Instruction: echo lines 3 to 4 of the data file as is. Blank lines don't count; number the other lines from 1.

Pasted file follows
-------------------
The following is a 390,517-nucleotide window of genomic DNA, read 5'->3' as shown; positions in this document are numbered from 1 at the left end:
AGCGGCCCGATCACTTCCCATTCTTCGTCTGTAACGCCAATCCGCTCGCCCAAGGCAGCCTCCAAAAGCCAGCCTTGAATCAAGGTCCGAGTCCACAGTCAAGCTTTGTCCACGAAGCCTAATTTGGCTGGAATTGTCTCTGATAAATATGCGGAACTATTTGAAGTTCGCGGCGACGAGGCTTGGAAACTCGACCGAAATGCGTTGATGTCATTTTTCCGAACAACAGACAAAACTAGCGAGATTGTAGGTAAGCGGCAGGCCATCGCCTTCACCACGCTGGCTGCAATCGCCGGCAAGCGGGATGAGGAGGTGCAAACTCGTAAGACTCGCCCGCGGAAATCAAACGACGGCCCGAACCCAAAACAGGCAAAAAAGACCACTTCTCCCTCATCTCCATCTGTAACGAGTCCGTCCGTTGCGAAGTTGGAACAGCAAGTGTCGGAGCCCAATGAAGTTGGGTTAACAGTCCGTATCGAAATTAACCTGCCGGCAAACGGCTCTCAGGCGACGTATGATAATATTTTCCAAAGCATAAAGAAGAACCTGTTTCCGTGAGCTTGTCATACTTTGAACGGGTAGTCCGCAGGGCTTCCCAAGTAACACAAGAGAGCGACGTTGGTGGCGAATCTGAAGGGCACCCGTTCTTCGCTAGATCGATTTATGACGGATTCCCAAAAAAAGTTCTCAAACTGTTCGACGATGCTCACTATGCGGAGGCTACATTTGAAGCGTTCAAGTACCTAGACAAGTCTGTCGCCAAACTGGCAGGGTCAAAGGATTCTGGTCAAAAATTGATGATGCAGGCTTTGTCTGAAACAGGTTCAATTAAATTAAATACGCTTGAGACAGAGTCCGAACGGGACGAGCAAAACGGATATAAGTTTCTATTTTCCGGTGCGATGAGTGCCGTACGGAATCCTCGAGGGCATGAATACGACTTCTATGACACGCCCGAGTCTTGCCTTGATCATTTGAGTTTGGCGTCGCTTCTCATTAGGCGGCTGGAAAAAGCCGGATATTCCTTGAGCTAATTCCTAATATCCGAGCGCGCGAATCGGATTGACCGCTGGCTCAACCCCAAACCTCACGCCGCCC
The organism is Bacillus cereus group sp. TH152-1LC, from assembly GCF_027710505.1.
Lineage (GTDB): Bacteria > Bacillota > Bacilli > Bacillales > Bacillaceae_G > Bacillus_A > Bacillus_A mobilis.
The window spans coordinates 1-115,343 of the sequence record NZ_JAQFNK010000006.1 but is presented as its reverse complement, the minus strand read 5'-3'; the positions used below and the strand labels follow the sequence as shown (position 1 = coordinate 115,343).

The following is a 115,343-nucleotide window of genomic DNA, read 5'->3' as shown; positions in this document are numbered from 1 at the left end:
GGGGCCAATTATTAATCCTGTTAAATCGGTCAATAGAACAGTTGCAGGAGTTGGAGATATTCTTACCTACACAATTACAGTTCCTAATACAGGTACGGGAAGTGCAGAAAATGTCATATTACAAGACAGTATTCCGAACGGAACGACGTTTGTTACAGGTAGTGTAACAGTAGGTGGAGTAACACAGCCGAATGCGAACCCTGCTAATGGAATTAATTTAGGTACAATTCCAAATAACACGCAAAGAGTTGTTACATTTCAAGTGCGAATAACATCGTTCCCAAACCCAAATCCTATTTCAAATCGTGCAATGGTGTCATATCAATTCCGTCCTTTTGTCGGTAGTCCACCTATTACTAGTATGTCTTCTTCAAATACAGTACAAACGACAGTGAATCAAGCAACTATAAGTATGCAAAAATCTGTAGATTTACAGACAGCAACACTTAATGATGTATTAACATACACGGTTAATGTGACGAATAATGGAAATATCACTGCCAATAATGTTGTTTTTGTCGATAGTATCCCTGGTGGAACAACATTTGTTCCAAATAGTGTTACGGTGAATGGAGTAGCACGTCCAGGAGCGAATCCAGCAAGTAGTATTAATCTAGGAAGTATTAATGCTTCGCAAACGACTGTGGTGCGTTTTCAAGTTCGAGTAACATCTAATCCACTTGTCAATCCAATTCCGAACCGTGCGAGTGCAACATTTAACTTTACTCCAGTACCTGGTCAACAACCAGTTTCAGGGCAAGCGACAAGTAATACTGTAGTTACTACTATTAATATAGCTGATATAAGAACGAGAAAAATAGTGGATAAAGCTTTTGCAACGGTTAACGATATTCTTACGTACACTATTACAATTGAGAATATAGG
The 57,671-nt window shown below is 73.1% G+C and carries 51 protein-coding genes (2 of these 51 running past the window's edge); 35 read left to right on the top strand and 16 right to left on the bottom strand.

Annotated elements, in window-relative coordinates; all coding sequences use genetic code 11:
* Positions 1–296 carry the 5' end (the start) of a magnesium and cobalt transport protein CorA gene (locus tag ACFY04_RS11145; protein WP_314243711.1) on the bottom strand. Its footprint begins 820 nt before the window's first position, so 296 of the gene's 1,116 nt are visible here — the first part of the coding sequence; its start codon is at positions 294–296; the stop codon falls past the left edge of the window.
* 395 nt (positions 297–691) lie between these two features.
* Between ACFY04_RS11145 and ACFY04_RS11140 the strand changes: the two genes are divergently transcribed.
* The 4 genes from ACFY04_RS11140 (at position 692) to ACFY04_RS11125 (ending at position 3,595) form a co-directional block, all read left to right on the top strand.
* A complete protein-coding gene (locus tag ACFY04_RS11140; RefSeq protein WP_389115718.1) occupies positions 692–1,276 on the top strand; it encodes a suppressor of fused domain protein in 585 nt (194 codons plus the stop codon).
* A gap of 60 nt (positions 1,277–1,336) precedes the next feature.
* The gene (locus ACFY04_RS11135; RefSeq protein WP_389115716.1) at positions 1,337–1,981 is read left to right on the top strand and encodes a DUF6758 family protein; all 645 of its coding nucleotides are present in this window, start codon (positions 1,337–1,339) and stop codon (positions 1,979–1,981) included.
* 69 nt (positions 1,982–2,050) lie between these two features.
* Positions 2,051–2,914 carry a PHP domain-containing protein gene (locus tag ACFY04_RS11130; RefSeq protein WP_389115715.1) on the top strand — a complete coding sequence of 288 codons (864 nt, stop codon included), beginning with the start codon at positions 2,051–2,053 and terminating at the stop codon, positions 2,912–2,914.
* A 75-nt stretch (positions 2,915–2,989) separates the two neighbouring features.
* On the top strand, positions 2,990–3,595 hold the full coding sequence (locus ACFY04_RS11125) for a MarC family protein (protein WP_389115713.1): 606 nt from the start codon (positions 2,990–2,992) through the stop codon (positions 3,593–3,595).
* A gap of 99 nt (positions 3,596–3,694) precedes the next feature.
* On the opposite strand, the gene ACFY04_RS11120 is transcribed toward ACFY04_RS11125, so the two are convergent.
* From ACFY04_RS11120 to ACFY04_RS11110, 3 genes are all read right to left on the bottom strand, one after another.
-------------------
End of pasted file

The organism is Bacillus cereus group sp. TH152-1LC, from assembly GCF_027710505.1.
Lineage (GTDB): Bacteria > Bacillota > Bacilli > Bacillales > Bacillaceae_G > Bacillus_A > Bacillus_A mobilis.